You may have heard about an uproar in Italy over a BBC documentary to be aired on TV about sex abuse in the Church. This is the same documentary aired last year that claimed to have a smoking gun evidence of a Vatican-organized cover-up abuse.
It’s not much of a secret document if it’s right there on the web and everybody knows about it. The original document was originally published in 1962 and discussed the canonical crime of solicitation. I wrote several blog entries about it in 2003 when some American lawyers wanted to use it in lawsuits against the Church. The relevant entries are here, here, here, and here.
From the CWN story:
Crimen Sollicitationis covers canonical discipline for priests accused of the sexual misconduct— including, but not limited to, the sexual abuse of minors. In 2001, Pope John Paul II (bio – news) gave the Congregation for the Doctrine of the Faith the exclusive jurisdiction for handling these disciplinary matters. Because the document emphasizes the confidentiality of canonical trials, the BBC report suggested that the Vatican policy, and its enforcement by then-Cardinal Ratzinger, was an effort to conceal evidence of abuse. Avvenire, in its editorial attack on the program, pointed out the distinction between canonical and civil trials, and noted that the Vatican document did not require victims of abuse to remain silent. In fact paragraph 15 of the document “obliged anyone knowledgeable of sexual abuse committed in the confessional to tell authorities or they would be excommunicated.”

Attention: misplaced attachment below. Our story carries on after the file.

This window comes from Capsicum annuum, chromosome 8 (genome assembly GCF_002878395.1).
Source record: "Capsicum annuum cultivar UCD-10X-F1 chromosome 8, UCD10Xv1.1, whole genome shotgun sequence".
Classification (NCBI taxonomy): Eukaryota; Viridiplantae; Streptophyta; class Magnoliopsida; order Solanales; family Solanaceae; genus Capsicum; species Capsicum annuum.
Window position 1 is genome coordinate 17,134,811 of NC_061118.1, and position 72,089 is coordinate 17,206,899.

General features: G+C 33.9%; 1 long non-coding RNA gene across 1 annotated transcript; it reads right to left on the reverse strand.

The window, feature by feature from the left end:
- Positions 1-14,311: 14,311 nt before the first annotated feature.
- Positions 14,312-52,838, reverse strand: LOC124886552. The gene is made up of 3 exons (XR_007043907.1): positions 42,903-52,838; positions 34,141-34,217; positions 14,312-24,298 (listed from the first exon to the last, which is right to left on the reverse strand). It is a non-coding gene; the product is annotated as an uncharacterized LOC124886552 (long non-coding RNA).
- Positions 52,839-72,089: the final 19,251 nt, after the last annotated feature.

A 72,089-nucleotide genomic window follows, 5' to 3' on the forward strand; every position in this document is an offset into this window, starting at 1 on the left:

The whole point of this slanted media was originally to try to connect Pope Benedict to the cover up of sexual abuse by priests when he was prefect of the Congregation for the Doctrine of the Faith. Now with the Church in the news in Italy over efforts by homosexual activists to push through a gay-pseudo-marriage bill opposed by the Church, the same error-filled, sensationalistic program is being used as a cudgel against the Church again.